Print

Print


Sorry, I did not mean to have r in that list.


On Wednesday, January 20, 2016, Alex Fink <[log in to unmask]> wrote:
> On Wed, 20 Jan 2016 12:08:57 +1100, A Walker Scott <[log in to unmask]>
wrote:
>
>>I have returned, but under a new name -- A. Walker Scott.  I've been a
>>member here for decades under my real name, Adam Walker, but decided to
>>switch to my nom de plume, so as to give this name a bigger footprint on
>>the web.
>>
>>Anyway here is a phonetic inventory on which I'm eliciting comment:
>>
>>Vowels:
>>i  }  u
>>
>>e 8 o
>>  @
>> {  6  O
>
> Nothing oddball yet!
>
>>all of i, e, {, 8, @, 6, o, O may be nasalized
>
> Interesting that /i/ doesn't pattern with the other high vowels, but easy
to think of explanations for.
>
>>Consonants:
>>m  n  N
>>p   t   k
>>mb nd Ng
>>s
>>v\  j
>>r
>>l
>>w
>
> Still not oddball... the /v\/ vs. /w/ contrast is perhaps a narrow one,
but that little amount of spice certainly doesn't hurt here.
>
>>Permissible consonant clusters:
>
> Let me line these up in columns.
>
>>mw, my,     mn
>>    ny
>>    Ny
>>pw, py, pl, pn, pt (realized as pr)
>>bw, by, bl
>>tw, ty
>>dw
>>    ky, kl
>>        gl
>>lv\
>
> /lv\/ looks out of place, but maybe it came from /lw/ or /v\l/ or such,
so no sweat.  /pt/ lines up I guess with /mn/ and /pn/, but the real
question is what sense a cluster "realised as [pr]" can be said to be
synchronically /pt/, especially when /r/ is a phoneme.  Is this just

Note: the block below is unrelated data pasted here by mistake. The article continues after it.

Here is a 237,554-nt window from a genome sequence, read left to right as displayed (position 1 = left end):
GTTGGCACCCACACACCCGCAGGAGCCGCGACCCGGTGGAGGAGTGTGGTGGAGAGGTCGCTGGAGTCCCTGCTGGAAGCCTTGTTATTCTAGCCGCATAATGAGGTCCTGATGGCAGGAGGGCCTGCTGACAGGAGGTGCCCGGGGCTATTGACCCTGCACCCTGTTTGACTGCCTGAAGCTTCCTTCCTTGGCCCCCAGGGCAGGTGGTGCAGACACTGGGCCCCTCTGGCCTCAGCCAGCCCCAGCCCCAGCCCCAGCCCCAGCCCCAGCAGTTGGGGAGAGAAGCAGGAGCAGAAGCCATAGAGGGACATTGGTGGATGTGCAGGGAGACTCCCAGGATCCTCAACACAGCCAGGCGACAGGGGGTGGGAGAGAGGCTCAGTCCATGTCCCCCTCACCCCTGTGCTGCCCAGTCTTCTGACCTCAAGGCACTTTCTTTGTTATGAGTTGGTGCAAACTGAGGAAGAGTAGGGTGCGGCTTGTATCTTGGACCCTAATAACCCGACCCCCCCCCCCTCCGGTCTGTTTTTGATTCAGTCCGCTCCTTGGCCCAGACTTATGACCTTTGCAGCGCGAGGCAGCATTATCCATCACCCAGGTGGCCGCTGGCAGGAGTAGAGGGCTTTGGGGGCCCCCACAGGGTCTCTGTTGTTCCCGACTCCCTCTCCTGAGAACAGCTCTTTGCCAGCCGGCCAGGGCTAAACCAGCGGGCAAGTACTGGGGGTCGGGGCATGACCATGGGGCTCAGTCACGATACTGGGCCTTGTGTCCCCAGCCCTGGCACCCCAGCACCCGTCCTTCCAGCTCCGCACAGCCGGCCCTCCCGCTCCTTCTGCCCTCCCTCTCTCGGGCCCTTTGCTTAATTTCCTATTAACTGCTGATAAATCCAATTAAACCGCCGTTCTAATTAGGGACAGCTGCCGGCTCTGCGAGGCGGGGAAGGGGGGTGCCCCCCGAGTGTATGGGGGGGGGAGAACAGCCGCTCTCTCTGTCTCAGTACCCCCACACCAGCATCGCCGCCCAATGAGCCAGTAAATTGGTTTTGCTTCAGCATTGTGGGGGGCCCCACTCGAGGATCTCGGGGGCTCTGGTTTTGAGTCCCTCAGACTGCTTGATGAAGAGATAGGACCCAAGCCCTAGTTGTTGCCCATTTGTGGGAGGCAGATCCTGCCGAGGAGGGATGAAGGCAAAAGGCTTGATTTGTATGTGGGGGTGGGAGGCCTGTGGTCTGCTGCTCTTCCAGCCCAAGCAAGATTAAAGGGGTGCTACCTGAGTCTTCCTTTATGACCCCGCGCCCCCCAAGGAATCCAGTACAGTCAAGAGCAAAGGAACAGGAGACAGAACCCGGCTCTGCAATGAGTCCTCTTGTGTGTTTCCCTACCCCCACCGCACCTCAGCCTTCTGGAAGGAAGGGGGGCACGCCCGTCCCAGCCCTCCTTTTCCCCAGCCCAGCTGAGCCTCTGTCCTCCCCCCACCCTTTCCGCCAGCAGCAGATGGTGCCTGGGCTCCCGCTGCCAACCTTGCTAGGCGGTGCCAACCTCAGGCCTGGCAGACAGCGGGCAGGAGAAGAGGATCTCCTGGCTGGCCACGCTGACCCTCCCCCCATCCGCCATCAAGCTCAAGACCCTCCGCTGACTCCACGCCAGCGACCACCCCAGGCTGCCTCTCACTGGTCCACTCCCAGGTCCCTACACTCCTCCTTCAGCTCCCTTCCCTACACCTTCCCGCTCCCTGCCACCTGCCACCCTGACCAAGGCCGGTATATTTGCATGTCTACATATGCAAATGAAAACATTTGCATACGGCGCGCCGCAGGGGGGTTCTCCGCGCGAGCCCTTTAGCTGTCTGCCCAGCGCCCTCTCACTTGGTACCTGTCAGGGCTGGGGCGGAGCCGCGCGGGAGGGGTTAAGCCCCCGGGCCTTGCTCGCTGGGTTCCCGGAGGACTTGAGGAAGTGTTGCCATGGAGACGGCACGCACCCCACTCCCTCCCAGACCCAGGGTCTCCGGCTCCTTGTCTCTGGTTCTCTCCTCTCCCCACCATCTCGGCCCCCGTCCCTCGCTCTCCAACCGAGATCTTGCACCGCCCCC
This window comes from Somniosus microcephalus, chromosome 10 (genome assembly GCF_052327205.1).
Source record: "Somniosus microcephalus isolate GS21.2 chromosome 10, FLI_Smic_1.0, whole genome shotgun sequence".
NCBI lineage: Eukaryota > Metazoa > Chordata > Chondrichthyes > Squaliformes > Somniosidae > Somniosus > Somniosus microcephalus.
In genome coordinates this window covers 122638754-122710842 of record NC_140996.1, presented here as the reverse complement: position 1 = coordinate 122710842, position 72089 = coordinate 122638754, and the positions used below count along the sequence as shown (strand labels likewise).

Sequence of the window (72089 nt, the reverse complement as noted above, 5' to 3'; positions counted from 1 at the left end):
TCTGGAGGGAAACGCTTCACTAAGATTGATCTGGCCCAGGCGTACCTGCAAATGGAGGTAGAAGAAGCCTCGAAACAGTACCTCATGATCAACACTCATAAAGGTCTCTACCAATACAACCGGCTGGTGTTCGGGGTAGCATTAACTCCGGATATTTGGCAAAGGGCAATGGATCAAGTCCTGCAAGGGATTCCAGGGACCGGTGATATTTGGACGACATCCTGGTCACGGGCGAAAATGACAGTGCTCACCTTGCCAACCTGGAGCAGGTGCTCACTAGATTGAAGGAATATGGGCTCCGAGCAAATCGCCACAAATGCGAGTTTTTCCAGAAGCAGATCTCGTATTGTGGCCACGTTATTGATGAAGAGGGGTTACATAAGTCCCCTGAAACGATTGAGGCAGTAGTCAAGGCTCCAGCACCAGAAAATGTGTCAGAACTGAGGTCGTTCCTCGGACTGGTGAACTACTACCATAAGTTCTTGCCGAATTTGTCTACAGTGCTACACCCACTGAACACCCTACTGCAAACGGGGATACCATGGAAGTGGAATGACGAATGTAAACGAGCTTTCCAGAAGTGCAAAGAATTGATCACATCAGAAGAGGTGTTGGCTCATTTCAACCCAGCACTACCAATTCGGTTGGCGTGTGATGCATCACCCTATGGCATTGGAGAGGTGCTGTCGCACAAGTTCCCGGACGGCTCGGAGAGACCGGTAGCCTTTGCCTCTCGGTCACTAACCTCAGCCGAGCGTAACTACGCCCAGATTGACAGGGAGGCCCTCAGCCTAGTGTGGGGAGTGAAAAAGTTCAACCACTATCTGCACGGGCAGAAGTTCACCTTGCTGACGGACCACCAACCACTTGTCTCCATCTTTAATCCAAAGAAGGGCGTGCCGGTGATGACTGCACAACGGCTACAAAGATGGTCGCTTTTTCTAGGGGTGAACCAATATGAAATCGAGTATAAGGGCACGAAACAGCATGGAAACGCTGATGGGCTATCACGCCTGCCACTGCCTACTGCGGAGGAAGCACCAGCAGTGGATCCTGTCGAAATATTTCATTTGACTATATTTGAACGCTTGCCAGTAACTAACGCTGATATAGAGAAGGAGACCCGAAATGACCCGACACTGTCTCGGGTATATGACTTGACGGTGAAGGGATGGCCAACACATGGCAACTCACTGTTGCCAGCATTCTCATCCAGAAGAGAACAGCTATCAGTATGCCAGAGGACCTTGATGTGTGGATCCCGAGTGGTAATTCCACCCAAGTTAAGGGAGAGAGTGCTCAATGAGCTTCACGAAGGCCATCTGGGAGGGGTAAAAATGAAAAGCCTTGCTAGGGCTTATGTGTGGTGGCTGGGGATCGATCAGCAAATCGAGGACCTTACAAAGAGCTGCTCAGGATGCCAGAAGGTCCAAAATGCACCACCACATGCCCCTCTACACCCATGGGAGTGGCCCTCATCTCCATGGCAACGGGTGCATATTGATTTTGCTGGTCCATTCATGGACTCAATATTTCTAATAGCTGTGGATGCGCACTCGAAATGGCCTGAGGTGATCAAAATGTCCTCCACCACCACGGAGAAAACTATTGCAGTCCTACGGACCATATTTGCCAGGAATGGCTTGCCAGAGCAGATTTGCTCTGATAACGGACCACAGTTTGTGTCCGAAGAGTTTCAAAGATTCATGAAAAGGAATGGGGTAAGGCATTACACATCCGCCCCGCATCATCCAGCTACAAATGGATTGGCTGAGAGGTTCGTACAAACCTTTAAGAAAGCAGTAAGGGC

diachronics, or is there some synchronic alternation /p/ + /t/ > [pr]?
>
> And we can't neglect to consider the gaps.  That at /tl dl/ is totally
normal; that at /kw gw Nw/ is piquant but might well result from early
uniphonation of these groups changing them into something else.  That at
/dj gj/ is, I'll give it to you, oddball -- there might have been a
palatalisation that only affected voiced stops but that's a pretty weird
condition on it, offhand (unless /j/ happened to absorb /dj gj/ in a way
that lacked a voiceless parallel).  That at /nw/ is also oddball.
>
>>Syllables may be:
>
> Reordering and respacing:
>
>>  V
>>  VV
>>  VC
>> CV
>> CVV
>> CVC
>> CVVC
>>CCV
>>CCVC
>
> And that is the oddest ball of the lot!  Despite what some word
generation tools etc. might lead one to think, structural dependencies
between onset and coda like this are uncommon.  And if there is one
particular thing that might be overstepping the line of plausibility it is
the absence of *VVC: what reason on earth could there be to specially
preclude (C)VVC when the onset happens to be zero?
>
> Alex
>